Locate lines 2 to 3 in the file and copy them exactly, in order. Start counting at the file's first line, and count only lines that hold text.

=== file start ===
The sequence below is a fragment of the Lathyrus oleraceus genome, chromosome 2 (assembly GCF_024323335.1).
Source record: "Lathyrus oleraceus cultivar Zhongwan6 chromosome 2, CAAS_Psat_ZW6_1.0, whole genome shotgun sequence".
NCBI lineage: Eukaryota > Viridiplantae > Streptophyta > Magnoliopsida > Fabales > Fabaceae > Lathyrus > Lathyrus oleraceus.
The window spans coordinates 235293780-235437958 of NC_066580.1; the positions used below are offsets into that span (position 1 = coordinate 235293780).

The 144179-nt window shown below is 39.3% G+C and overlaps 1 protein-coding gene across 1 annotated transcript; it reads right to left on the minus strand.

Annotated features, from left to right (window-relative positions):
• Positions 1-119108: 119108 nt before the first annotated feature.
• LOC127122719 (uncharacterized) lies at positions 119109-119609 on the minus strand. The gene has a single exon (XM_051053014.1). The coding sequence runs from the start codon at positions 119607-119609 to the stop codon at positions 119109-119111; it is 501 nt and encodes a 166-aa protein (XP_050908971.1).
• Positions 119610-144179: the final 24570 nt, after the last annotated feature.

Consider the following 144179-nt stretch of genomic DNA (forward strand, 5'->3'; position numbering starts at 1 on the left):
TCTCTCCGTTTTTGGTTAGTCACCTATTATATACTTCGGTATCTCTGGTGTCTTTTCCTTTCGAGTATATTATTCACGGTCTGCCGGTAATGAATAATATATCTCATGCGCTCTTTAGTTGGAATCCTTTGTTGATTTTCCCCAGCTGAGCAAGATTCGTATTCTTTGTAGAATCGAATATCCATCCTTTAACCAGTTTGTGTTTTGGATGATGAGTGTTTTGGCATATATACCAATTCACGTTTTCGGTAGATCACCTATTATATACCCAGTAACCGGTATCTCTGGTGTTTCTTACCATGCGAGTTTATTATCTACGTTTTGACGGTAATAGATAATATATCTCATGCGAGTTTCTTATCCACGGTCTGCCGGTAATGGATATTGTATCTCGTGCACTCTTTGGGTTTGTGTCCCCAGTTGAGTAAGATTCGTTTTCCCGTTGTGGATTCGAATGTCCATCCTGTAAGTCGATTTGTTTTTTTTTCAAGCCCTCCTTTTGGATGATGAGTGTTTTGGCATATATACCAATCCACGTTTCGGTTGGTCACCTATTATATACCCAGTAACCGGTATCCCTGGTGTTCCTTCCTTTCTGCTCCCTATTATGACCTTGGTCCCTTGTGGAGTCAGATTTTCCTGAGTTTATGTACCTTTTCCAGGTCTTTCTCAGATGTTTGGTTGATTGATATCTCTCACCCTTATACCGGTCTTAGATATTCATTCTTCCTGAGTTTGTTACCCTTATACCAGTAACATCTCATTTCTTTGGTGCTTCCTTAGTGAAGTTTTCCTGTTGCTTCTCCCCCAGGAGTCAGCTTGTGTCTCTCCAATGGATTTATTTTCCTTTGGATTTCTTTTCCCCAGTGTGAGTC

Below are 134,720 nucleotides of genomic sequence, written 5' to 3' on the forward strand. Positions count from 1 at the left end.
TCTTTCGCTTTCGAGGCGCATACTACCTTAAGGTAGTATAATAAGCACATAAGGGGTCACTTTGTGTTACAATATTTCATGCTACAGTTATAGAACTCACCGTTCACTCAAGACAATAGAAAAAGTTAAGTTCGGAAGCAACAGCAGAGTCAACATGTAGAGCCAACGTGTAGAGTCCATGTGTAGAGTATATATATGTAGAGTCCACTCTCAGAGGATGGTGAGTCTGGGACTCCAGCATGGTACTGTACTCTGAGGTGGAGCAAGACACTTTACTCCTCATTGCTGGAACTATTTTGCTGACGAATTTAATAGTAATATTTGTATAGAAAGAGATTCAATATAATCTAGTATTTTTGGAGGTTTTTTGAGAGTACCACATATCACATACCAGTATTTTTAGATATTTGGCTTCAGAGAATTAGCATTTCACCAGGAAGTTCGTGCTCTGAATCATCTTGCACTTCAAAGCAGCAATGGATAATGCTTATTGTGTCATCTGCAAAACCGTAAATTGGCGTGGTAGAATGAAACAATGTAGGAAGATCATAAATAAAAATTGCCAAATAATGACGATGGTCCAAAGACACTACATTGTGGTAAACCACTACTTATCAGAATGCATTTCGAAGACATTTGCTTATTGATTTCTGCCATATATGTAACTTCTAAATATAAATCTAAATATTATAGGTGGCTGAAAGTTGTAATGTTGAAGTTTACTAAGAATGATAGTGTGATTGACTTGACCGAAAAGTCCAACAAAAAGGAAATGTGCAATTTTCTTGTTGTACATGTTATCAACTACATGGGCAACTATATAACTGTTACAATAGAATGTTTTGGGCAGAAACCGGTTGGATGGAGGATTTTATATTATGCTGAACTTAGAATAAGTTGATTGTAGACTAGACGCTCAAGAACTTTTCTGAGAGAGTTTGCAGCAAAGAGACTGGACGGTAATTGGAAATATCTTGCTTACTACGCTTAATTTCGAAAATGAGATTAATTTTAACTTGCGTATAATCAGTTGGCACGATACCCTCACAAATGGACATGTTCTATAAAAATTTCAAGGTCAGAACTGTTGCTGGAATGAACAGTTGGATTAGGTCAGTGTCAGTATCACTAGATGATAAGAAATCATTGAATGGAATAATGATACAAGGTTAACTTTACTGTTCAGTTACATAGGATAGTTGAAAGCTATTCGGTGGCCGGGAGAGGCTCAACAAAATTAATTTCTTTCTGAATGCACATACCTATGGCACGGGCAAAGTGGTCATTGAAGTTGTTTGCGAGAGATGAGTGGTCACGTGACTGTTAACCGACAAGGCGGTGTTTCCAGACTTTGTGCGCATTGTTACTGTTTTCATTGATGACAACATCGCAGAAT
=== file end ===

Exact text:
Source record: "Lathyrus oleraceus cultivar Zhongwan6 chromosome 2, CAAS_Psat_ZW6_1.0, whole genome shotgun sequence".
NCBI lineage: Eukaryota > Viridiplantae > Streptophyta > Magnoliopsida > Fabales > Fabaceae > Lathyrus > Lathyrus oleraceus.